Lee:  What we were told by the Korean Airlines ticket agent is “There is a block on your entry and an order for deportation from the National Intelligence Service and so because of that there is nothing we can do.”  So our speculation for why we were denied entry, I mean, the only thing we can think of, obviously, is because the THAAD deployment issue, the recent decision by the U.S. and South Korean governments to deploy the THAAD missile defense system in Korea, this is a hot-button issue.  The South Korean government continuously sends representatives to Seongju to negotiate with the residents; they keep being turned away by the residents.  The residents, ninety percent of whom had voted for Park Geun-hye [the South Korean president], and are members of the conservative Saenuri Party.  They’re all leaving the party now.  Obviously, China and Russia are so upset by this decision and they’ve made it very clear that this is a very provocative act against them.  So—and our objective—one of the objectives of our trip was to join with the peace movement in Korea [and] meet up with Veterans for Peace members in Korea to show our solidarity from the United States [and to convey] that we too are opposed to this decision, and I think the government sees this maybe as a threat.  …They don’t want to internationalize this struggle about the decision about the THAAD issue.  That is the only reason that we can think of for why we were denied entry.

Q: How do you see yourselves moving forward?  Do you have any specific plans for building solidarity with the people resisting in South Korea?

Rhee: So I think, you know, we will be continuing and doubling or tripling our efforts to build stronger international solidarity.  This shows how powerful international solidarity can be actually to the administration itself—that creating voices, making connections to country to country, and knowing that there is a peace movement in U.S. and in Korea [and] connecting and really build[ing is threatening to the Park Geun-hye government].

Lee: I think it’s important for us to remember that even though the fight against THAAD is happening in South Korea, this is ultimately a U.S. decision.  This is part of a U.S. drive to encircle Russia and China with an entire network of missile defense systems.  This is part of the Obama administration’s so-called “pivot to Asia” and ultimately, THAAD deployment is in the interests not of the South Korean people, but it’s for U.S. military interests.  They’ve already said, even the U.S. Congressional Research Service said [that] THAAD is ineffective in the defense of South Korean people.  THAAD is really about U.S. interests in containing China, its military capability.  It’s about protecting U.S. bases in Guam and Okinawa against the North Korean missile threat.  THAAD is not at all about the defense of South Korea.  It’s about U.S. military interests.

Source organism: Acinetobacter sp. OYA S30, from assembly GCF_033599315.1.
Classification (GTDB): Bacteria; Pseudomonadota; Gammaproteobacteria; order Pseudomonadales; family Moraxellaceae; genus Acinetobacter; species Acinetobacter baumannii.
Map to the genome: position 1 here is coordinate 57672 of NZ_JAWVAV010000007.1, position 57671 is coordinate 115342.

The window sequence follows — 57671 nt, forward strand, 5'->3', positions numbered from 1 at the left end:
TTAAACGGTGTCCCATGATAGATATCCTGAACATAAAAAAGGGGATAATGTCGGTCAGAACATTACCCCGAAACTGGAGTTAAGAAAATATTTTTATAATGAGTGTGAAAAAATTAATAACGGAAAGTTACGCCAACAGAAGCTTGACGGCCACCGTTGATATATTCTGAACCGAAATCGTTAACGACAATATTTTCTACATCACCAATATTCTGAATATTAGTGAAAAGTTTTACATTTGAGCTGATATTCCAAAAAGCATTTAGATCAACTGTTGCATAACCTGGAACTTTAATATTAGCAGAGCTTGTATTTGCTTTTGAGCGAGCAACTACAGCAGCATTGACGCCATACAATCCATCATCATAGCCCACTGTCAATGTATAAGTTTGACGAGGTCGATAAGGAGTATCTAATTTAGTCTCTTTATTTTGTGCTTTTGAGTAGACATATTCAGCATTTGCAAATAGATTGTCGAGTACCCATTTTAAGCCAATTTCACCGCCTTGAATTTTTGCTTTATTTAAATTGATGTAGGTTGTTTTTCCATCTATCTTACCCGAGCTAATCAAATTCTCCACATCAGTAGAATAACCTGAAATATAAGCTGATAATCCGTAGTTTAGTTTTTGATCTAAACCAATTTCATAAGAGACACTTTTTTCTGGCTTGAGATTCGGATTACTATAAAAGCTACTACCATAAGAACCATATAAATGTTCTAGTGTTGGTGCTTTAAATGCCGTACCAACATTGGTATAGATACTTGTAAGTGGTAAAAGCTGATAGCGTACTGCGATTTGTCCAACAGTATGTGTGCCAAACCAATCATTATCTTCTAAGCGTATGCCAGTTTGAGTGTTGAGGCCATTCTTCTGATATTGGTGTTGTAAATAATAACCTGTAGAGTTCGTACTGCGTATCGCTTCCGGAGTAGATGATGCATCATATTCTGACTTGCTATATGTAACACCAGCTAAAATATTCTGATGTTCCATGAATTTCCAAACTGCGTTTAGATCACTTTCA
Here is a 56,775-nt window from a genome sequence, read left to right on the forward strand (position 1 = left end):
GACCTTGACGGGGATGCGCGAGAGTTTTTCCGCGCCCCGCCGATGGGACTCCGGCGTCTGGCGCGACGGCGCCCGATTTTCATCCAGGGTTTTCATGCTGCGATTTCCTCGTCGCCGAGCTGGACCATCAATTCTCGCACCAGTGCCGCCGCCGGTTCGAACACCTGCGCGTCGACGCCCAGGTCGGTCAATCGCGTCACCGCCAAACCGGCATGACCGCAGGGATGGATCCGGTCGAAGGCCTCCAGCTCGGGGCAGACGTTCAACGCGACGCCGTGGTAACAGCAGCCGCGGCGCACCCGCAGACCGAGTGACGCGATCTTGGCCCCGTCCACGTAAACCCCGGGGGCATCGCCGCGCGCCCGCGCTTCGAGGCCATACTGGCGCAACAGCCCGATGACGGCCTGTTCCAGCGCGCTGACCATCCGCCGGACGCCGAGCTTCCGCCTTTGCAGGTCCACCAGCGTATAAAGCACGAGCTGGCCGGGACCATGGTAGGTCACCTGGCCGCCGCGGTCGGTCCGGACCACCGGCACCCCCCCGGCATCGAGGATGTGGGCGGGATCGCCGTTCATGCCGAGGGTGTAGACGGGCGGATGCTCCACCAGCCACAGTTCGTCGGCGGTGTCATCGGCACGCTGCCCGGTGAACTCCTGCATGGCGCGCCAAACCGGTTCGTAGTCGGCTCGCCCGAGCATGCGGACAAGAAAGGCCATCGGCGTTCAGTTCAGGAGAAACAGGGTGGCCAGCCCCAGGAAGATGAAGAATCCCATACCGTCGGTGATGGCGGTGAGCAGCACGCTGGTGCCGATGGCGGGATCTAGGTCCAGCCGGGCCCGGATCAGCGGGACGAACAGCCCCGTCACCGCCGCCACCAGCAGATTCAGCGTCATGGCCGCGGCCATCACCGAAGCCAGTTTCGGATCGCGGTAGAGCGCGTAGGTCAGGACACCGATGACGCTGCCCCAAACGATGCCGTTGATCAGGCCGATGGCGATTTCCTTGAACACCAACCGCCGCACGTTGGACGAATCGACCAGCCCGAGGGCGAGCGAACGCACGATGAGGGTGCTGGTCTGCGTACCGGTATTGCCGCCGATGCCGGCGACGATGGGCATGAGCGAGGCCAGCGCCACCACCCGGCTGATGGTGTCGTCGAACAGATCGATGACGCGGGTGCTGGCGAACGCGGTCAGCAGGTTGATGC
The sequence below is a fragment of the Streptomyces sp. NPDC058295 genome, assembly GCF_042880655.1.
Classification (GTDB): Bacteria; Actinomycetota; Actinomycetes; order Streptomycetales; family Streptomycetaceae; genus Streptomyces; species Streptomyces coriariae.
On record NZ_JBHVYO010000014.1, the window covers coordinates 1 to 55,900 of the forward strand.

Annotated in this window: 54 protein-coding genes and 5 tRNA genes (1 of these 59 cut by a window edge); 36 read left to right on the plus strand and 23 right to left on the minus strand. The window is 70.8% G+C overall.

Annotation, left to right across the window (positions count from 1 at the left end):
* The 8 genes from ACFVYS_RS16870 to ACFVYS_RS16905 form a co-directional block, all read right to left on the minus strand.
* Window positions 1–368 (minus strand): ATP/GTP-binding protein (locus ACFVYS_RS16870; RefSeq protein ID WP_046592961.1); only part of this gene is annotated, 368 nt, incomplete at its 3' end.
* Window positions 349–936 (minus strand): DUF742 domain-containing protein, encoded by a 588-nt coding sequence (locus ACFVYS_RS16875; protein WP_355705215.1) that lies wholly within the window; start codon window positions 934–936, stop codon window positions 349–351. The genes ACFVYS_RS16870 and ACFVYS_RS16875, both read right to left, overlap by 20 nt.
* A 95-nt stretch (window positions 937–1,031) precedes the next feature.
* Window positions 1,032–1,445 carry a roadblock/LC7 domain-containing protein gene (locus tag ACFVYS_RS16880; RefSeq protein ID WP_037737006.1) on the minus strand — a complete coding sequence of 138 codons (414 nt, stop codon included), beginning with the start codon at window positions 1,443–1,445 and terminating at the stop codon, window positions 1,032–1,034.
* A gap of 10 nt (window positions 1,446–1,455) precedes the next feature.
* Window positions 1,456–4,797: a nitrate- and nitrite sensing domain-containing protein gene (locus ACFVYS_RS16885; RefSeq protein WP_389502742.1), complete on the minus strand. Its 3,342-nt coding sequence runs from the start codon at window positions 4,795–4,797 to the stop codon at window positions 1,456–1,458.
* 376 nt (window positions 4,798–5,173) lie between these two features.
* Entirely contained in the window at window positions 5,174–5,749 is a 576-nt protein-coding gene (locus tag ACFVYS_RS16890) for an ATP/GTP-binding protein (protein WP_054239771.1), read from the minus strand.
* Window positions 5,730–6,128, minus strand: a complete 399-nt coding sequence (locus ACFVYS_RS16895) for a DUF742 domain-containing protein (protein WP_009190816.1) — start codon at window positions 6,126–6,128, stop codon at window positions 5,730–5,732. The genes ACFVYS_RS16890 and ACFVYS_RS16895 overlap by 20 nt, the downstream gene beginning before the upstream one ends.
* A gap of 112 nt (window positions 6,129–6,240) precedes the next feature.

So our task then, now that we are back in the U.S., is to make sure that the broader peace movement and the broader public in the United States knows about this decision [and] what is THAAD.  Most people don’t even know really what is the purpose of missile defense.  I think there needs to be a lot of political education and we are going to really redouble our efforts to build solidarity.  Our demand is for the U.S. and South Korean governments to reverse this decision.  And you know ultimately, the THAAD system is not in the interests of the U.S. public either.  I mean it’s our tax dollars that is going to pay for this very, very expensive, $1.3 billion weapon system that you know ultimately the people of South Korea don’t want and that we could be doing a lot of better things with.

Rhee: As repression against us gets stronger,…we have to think of it as proof that what we are doing is actually making an impact.  A lot of people sent us encouragement and we are really grateful for that.  You know that you are actually doing something [and] that they are recognizing that we are making an impact and dent in their propaganda.  So I hope our case will not discourage anyone who is doing this work and traveling back and forth with U.S. and South Korea and, you know, not to fear but boldly to go only forward.

 

Editor’s Note:

Residents of Seongju, North Gyeongsang Province, where the THAAD battery is to be stationed, are fighting to oppose THAAD deployment and are demanding that the U.S. and South Korean governments rescind their decision.  U.S. solidarity organizations are calling on Americans to sign the “We the People” petition by August 14 of this year in support of the Seongju residents.   The petition has a 100,000 signature requirement by August 14, 2016 for the U.S. administration to respond.  To sign, please go to https://petitions.whitehouse.gov//petition/rescind-decision-deploy-thaad-antimissile-system-south-korea.

 

Juyeon Rhee and Hyun Lee are members of the Solidarity Committee for Democracy and Peace in Korea.  Rhee is a KPI board member and Lee is a KPI fellow.  Zoom in Korea is a progressive blog on Korea issues.